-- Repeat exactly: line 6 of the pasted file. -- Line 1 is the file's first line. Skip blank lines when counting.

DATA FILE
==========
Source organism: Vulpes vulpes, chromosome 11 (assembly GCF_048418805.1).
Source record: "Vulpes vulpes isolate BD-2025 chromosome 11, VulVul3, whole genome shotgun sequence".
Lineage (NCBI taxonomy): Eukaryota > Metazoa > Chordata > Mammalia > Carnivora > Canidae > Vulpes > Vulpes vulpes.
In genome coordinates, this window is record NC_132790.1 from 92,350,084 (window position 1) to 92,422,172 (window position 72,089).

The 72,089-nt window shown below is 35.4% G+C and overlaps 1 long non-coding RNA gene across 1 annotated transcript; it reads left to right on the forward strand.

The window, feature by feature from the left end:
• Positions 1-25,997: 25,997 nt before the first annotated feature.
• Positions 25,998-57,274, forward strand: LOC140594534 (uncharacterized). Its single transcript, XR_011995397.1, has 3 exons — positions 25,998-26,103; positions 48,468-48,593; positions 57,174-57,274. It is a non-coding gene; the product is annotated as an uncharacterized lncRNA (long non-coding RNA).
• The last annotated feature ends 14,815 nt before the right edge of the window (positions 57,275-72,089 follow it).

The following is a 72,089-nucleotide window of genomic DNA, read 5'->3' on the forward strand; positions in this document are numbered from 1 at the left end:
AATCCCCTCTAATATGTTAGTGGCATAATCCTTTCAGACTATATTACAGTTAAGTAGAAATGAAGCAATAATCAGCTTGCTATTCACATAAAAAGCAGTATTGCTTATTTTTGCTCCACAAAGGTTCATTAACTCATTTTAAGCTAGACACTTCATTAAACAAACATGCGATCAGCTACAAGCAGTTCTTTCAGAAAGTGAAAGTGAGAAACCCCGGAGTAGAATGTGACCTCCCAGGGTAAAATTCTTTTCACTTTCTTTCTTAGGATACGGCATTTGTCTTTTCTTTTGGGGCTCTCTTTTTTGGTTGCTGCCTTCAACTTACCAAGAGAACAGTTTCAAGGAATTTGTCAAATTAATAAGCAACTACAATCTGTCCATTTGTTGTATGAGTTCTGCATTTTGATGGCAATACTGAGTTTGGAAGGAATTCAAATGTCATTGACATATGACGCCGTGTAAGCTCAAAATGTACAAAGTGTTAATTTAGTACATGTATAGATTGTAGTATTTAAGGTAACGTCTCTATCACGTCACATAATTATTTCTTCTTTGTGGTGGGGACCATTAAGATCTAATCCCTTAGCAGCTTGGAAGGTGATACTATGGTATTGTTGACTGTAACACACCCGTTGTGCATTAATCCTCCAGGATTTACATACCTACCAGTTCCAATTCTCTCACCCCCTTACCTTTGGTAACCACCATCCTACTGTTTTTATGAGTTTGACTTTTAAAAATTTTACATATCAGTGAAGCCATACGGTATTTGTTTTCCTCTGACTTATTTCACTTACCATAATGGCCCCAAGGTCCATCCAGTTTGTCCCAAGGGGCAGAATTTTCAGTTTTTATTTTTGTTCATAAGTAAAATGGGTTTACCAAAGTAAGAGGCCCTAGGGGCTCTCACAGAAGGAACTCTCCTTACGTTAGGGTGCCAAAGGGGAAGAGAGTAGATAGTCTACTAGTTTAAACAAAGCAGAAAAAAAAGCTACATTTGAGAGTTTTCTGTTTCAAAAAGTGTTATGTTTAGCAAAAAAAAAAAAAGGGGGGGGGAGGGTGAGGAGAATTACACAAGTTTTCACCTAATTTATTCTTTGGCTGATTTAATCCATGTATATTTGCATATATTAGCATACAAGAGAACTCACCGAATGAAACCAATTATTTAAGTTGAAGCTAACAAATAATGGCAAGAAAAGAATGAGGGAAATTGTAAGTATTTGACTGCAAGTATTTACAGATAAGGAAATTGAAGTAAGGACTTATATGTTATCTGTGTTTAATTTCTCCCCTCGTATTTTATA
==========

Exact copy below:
The window, feature by feature from the left end: